NTUF Latest Research: Study Examines the First 100 Days of the Republican Majority in the House
Have hard-charging Members of the House of Representatives brought a big enough axe to chop the federal deficit and debt down to size? The National Taxpayers Union Foundation's (NTUF's) BillTally report on legislation proposed during the first 100 days of the 112th Congress has some surprising discoveries.
"BillTally data so far confirms that after being let out of the woodshed by the electorate, the new House majority remembered to bring an axe to the budget debate," said NTUF Senior Policy Analyst and BillTally Project Director Demian Brady. "However, the proportions of the task facing them may in fact warrant a chainsaw."
According to Brady, NTUF's special 100-Day BillTally report shows that indeed the GOP-controlled House of Representatives has proposed even more spending reductions (in total dollars adjusted for inflation) than the "revolutionary" 104th Congress led by Newt Gingrich. Yet, these cuts would only erase less than one-fifth of this year's budget shortfall, compared to roughly three-fourths of the 1995 deficit that legislation introduced in the 104th Congress would have slashed.
Check out a summary and the full report of NTUF's findings. So far, the study has appeared on Drudge Report's headline, U.S. News and World Report, Human Events, FreedomProject.org, and the Illinois Policy Institute's blog.
Most Expensive Bill of the Week
The Bill: S. 929, Literacy Education for All, Results for the Nation (LEARN) Act
Annualized Cost: $2.35 billion ($11.75 billion over five years)
S. 929 would establish grant programs to create new initiatives for literacy and to improve existing efforts to teach children how to read. In a press release, Senator Patty Murray (WA) said "[c]hildren in every state deserve to have access to high quality literacy education that will give them the reading and writing skills they need to succeed in school, in their future careers, and in life." State education agencies would receive grants for planning and implementing literacy programming. Two other groups, early learning entities and local K-12 school districts, would also be eligible for money to encourage reading development and enhance reading comprehension.
The LEARN Act calls for $2.35 billion in federal spending for each of the next five years.
Least Expensive Bill of the Week
The Bill: S. 477, Government Excess Prevention Act
Annualized Savings: $8.1 billion (first-year savings)
Introduced by Senator Mark Pryor (AR), the Government Excess Prevention Act would limit printing, travel, and vehicle spending for the federal government. To decrease costs associated with the Government Printing Office, and overall printing activities, the Office of Management and Budget would be required to develop guidelines on employee printing and determine what government documents should be only available in an electronic format. The total travel allowance for federal employees would be cut in half, except for instances relating to national security or public safety. S. 477 would also cut the cost of the federal vehicle fleet by 20 percent in FY 2011 and then lower funding levels even further in future years.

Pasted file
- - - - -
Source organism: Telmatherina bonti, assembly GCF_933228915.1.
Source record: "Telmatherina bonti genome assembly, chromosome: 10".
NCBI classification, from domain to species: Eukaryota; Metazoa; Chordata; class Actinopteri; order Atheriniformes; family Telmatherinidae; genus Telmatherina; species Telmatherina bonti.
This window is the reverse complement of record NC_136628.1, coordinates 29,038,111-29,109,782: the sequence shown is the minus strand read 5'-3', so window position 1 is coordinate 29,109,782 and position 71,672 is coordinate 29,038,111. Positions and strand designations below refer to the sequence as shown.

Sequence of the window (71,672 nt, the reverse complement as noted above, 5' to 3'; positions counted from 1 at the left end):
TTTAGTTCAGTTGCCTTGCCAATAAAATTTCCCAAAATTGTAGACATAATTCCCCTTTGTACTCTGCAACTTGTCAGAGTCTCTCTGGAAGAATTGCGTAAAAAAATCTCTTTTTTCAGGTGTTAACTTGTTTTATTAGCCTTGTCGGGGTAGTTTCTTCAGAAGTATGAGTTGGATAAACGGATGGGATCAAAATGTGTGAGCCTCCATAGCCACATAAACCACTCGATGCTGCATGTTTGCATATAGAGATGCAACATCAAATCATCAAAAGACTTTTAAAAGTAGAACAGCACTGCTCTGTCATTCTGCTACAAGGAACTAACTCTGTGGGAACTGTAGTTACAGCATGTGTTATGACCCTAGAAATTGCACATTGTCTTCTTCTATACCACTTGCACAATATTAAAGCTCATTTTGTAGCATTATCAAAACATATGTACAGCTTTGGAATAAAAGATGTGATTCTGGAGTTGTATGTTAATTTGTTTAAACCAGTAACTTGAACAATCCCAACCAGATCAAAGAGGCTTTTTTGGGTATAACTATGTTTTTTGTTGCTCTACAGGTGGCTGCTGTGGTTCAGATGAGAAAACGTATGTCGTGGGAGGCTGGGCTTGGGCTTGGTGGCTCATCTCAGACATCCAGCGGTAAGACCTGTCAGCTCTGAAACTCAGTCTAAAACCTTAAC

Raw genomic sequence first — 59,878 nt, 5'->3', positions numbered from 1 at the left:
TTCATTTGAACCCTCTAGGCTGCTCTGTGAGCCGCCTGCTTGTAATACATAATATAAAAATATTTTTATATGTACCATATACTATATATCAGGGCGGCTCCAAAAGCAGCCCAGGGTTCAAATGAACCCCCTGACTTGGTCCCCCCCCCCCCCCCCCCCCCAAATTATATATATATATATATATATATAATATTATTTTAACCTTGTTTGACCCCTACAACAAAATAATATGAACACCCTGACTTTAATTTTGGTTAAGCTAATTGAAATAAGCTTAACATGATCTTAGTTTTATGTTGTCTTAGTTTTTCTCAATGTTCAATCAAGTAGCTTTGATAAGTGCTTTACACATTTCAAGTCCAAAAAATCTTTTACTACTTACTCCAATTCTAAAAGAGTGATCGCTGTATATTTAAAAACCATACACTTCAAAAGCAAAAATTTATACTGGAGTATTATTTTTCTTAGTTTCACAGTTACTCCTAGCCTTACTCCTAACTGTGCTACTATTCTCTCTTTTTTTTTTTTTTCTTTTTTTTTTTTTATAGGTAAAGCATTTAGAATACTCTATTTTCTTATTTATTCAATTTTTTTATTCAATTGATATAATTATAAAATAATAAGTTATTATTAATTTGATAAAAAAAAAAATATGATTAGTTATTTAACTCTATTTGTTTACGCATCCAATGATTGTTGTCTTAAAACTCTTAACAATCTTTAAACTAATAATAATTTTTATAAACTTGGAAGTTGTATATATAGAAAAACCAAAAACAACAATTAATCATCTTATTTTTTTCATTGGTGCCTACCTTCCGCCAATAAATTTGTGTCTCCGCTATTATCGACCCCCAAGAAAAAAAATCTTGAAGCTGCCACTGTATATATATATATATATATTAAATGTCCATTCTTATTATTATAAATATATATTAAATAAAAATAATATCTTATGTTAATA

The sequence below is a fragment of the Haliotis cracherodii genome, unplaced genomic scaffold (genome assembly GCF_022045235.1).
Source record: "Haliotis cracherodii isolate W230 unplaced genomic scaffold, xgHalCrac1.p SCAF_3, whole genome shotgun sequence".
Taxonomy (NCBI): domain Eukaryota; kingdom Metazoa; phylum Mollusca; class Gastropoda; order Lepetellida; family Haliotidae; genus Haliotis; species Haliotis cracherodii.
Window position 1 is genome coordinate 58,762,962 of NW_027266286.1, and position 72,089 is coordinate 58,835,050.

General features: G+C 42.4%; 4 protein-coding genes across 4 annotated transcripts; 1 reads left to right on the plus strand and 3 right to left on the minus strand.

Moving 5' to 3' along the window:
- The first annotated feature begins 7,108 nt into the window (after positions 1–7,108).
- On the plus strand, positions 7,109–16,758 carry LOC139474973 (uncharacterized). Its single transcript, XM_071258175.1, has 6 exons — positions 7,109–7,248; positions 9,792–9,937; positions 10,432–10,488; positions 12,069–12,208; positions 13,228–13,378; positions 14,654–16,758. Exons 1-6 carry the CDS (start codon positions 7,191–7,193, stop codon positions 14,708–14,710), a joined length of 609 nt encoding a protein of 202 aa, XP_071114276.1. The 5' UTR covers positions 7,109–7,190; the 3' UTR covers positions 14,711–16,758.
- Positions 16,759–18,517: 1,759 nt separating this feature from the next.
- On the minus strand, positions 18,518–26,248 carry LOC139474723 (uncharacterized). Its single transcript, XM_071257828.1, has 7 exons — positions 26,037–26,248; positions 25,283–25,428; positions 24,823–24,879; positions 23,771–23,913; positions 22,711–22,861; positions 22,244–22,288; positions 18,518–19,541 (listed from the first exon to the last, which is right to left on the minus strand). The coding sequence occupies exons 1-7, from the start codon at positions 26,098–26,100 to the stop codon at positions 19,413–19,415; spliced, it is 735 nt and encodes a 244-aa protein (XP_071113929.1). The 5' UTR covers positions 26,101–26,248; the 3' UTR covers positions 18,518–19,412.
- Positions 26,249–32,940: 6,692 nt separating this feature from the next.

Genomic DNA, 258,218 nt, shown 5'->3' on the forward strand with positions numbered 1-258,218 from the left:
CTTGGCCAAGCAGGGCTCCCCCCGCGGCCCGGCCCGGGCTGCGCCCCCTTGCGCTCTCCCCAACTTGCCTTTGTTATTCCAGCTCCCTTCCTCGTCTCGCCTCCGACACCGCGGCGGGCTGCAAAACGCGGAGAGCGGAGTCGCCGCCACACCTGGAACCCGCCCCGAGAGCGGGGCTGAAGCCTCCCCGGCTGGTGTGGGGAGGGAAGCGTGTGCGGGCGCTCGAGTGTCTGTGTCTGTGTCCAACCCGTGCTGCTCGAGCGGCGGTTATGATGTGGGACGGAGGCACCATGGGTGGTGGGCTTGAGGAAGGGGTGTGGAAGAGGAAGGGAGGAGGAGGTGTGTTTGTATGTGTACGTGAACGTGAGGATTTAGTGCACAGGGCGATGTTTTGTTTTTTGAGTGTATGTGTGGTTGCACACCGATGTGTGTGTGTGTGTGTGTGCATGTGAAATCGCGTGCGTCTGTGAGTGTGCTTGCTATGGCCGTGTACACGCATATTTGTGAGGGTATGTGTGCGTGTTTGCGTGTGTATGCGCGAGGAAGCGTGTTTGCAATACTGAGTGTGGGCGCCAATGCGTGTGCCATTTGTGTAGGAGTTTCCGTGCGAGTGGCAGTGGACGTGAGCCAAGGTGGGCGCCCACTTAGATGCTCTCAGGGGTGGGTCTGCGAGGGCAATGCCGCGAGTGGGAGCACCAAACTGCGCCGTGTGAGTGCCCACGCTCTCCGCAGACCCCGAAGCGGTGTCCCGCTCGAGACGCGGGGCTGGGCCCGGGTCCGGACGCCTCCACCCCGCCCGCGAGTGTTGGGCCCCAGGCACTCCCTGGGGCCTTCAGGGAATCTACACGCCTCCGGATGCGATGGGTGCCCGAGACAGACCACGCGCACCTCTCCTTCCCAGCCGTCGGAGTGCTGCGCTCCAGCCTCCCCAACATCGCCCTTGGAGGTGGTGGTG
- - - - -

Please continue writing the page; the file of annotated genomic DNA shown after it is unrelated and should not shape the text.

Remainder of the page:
The provisions of S. 477 mirror proposals in the Spending Reductions Act, H.R. 408. According to estimates produced by the House's Republican Study Committee for H.R. 408, NTUF estimates that S. 477 would save taxpayers $8.1 billion. The bulk of savings would stem from cutting the federal travel budget in half, decreasing spending by $7.5 billion.
The Bill: S. 668, Health Care Bureaucrats Elimination Act
Annualized Cost: Annualized Savings: $15 million (first-year savings)
Number of Cosponsors: 30 Senators
Included in the Patient Protection and Affordable Care Act (PPACA), the Independent Payment Advisory Board (IPAB) was established to reduce the per capita rate of growth in Medicare spending. Originally called the Independent Medicare Advisory Board, the Board's recommendations would go into effect automatically unless blocked by Congress. Senator John Cornyn (TX) sponsored S. 668, which would eliminate IPAB. PPACA originally authorized $15 million for the Board in FY 2012.
CBO reported in 2009 that it "expects the [IPAB] would be fairly effective in reducing [health care] costs -- beyond the reductions that would be achieved by other aspects of the bill -- to meet the targets specified in [PPACA]." However, the assumption is conditioned upon the effectiveness of the Board. Because of the uncertainty surrounding the Board's recommendations and corresponding Congressional action, NTUF has scored the bill as a $15 million savings and did not include the speculative savings estimates.
Cosponsors include 30 Republican Senators.
The Bill: S. 749, Fair Elections Revenue Act of 2011
Annualized Cost: "No Cost" - Revenue
The Fair Elections Revenue Act would impose an excise tax on entities and companies who hold a contract with the U.S. government. The tax would be based on any payment made to a qualified entity (one who is not a state or local government, a non-profit group, or one who has $10 million in contracts with government) for a contract. The tax would amount to 0.5 percent of the amount paid.
The revenue generated from the new tax is intended to be used to finance a new Fair Elections Fund. The Fund would publically finance Senate elections. According to the sponsor, Senator Dick Durbin (IL), "qualified, legitimate candidates will receive grants, matching funds, and television vouchers to run competitive campaigns based on small dollar donors… ." The Fund would administer and disburse the money.
The excise tax would be counted as revenue to the government and does not count as new spending under BillTally methodology.
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